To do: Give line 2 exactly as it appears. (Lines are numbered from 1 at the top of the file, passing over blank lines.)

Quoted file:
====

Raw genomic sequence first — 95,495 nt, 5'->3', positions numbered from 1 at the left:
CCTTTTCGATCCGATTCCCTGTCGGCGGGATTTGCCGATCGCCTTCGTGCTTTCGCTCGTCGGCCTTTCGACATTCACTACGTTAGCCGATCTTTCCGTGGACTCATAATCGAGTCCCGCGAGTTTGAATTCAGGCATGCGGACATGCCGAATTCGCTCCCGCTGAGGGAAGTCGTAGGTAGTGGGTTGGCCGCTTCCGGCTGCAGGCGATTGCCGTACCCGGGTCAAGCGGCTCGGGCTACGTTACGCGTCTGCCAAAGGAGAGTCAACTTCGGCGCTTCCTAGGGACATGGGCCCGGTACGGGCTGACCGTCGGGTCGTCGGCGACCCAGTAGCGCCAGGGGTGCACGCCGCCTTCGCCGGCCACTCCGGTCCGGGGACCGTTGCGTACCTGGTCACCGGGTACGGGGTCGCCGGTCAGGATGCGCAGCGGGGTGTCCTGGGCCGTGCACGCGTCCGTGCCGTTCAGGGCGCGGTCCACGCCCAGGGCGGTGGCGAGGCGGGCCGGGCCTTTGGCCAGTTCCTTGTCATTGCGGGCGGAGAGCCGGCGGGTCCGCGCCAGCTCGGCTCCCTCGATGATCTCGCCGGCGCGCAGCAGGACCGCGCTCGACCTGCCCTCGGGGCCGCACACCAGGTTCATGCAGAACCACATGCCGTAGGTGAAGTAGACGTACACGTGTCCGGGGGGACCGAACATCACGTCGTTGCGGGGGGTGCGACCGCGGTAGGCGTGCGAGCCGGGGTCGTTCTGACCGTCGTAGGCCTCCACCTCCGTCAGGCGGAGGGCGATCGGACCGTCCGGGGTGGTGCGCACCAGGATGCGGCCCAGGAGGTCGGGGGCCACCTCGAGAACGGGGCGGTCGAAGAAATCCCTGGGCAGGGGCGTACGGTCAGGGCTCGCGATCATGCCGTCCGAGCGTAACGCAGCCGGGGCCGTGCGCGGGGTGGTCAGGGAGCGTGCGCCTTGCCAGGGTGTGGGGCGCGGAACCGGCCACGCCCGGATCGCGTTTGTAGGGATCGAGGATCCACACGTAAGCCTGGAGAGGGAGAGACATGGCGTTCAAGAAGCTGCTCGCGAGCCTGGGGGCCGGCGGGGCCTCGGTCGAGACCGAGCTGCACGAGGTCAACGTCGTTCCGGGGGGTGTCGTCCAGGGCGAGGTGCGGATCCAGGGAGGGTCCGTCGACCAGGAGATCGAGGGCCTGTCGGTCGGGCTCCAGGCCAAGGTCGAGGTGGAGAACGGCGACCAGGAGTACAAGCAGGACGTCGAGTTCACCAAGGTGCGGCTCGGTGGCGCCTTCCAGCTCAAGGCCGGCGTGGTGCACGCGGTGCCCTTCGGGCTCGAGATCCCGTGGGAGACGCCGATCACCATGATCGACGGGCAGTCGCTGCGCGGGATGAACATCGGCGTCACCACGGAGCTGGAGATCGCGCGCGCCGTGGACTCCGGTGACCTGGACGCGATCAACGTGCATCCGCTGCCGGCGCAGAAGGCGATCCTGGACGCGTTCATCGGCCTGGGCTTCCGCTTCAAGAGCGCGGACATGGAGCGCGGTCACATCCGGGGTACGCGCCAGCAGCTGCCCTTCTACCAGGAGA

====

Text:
CCTTTTCGATCCGATTCCCTGTCGGCGGGATTTGCCGATCGCCTTCGTGCTTTCGCTCGTCGGCCTTTCGACATTCACTACGTTAGCCGATCTTTCCGTGGACTCATAATCGAGTCCCGCGAGTTTGAATTCAGGCATGCGGACATGCCGAATTCGCTCCCGCTGAGGGAAGTCGTAGGTAGTGGGTTGGCCGCTTCCGGCTGCAGGCGATTGCCGTACCCGGGTCAAGCGGCTCGGGCTACGTTACGCGTCTGCCAAAGGAGAGTCAACTTCGGCGCTTCCTAGGGACATGGGCCCGGTACGGGCTGACCGTCGGGTCGTCGGCGACCCAGTAGCGCCAGGGGTGCACGCCGCCTTCGCCGGCCACTCCGGTCCGGGGACCGTTGCGTACCTGGTCACCGGGTACGGGGTCGCCGGTCAGGATGCGCAGCGGGGTGTCCTGGGCCGTGCACGCGTCCGTGCCGTTCAGGGCGCGGTCCACGCCCAGGGCGGTGGCGAGGCGGGCCGGGCCTTTGGCCAGTTCCTTGTCATTGCGGGCGGAGAGCCGGCGGGTCCGCGCCAGCTCGGCTCCCTCGATGATCTCGCCGGCGCGCAGCAGGACCGCGCTCGACCTGCCCTCGGGGCCGCACACCAGGTTCATGCAGAACCACATGCCGTAGGTGAAGTAGACGTACACGTGTCCGGGGGGACCGAACATCACGTCGTTGCGGGGGGTGCGACCGCGGTAGGCGTGCGAGCCGGGGTCGTTCTGACCGTCGTAGGCCTCCACCTCCGTCAGGCGGAGGGCGATCGGACCGTCCGGGGTGGTGCGCACCAGGATGCGGCCCAGGAGGTCGGGGGCCACCTCGAGAACGGGGCGGTCGAAGAAATCCCTGGGCAGGGGCGTACGGTCAGGGCTCGCGATCATGCCGTCCGAGCGTAACGCAGCCGGGGCCGTGCGCGGGGTGGTCAGGGAGCGTGCGCCTTGCCAGGGTGTGGGGCGCGGAACCGGCCACGCCCGGATCGCGTTTGTAGGGATCGAGGATCCACACGTAAGCCTGGAGAGGGAGAGACATGGCGTTCAAGAAGCTGCTCGCGAGCCTGGGGGCCGGCGGGGCCTCGGTCGAGACCGAGCTGCACGAGGTCAACGTCGTTCCGGGGGGTGTCGTCCAGGGCGAGGTGCGGATCCAGGGAGGGTCCGTCGACCAGGAGATCGAGGGCCTGTCGGTCGGGCTCCAGGCCAAGGTCGAGGTGGAGAACGGCGACCAGGAGTACAAGCAGGACGTCGAGTTCACCAAGGTGCGGCTCGGTGGCGCCTTCCAGCTCAAGGCCGGCGTGGTGCACGCGGTGCCCTTCGGGCTCGAGATCCCGTGGGAGACGCCGATCACCATGATCGACGGGCAGTCGCTGCGCGGGATGAACATCGGCGTCACCACGGAGCTGGAGATCGCGCGCGCCGTGGACTCCGGTGACCTGGACGCGATCAACGTGCATCCGCTGCCGGCGCAGAAGGCGATCCTGGACGCGTTCATCGGCCTGGGCTTCCGCTTCAAGAGCGCGGACATGGAGCGCGGTCACATCCGGGGTACGCGCCAGCAGCTGCCCTTCTACCAGGAGA